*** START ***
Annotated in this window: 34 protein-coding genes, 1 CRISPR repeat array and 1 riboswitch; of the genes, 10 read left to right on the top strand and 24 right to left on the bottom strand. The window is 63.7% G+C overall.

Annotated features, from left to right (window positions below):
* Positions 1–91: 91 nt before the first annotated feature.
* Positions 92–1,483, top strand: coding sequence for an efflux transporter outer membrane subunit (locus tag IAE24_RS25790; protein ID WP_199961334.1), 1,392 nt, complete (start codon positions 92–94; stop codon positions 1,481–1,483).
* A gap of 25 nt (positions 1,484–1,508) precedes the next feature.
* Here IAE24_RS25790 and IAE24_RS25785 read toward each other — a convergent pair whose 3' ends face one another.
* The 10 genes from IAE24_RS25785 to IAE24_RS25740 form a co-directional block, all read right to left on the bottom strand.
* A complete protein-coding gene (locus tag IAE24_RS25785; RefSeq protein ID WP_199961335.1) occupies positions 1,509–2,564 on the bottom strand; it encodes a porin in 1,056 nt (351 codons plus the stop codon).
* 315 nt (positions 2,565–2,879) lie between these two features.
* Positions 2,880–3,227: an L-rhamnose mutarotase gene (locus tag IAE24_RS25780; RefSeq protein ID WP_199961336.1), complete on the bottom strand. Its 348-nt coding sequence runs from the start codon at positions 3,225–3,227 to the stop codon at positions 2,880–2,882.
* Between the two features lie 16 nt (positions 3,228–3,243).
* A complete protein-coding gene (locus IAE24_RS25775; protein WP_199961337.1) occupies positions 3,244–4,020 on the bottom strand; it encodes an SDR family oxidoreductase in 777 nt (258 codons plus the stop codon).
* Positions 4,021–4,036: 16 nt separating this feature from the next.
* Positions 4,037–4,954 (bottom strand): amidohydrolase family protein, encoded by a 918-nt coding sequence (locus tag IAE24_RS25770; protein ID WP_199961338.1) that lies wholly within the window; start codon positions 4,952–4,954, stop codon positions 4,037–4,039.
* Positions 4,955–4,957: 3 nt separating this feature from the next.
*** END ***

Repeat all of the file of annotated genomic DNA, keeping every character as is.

Annotated in this window: 34 protein-coding genes, 1 CRISPR repeat array and 1 riboswitch; of the genes, 10 read left to right on the top strand and 24 right to left on the bottom strand. The window is 63.7% G+C overall.

Annotated features, from left to right (window positions below):
* Positions 1–91: 91 nt before the first annotated feature.
* Positions 92–1,483, top strand: coding sequence for an efflux transporter outer membrane subunit (locus tag IAE24_RS25790; protein ID WP_199961334.1), 1,392 nt, complete (start codon positions 92–94; stop codon positions 1,481–1,483).
* A gap of 25 nt (positions 1,484–1,508) precedes the next feature.
* Here IAE24_RS25790 and IAE24_RS25785 read toward each other — a convergent pair whose 3' ends face one another.
* The 10 genes from IAE24_RS25785 to IAE24_RS25740 form a co-directional block, all read right to left on the bottom strand.
* A complete protein-coding gene (locus tag IAE24_RS25785; RefSeq protein ID WP_199961335.1) occupies positions 1,509–2,564 on the bottom strand; it encodes a porin in 1,056 nt (351 codons plus the stop codon).
* 315 nt (positions 2,565–2,879) lie between these two features.
* Positions 2,880–3,227: an L-rhamnose mutarotase gene (locus tag IAE24_RS25780; RefSeq protein ID WP_199961336.1), complete on the bottom strand. Its 348-nt coding sequence runs from the start codon at positions 3,225–3,227 to the stop codon at positions 2,880–2,882.
* Between the two features lie 16 nt (positions 3,228–3,243).
* A complete protein-coding gene (locus IAE24_RS25775; protein WP_199961337.1) occupies positions 3,244–4,020 on the bottom strand; it encodes an SDR family oxidoreductase in 777 nt (258 codons plus the stop codon).
* Positions 4,021–4,036: 16 nt separating this feature from the next.
* Positions 4,037–4,954 (bottom strand): amidohydrolase family protein, encoded by a 918-nt coding sequence (locus tag IAE24_RS25770; protein ID WP_199961338.1) that lies wholly within the window; start codon positions 4,952–4,954, stop codon positions 4,037–4,039.
* Positions 4,955–4,957: 3 nt separating this feature from the next.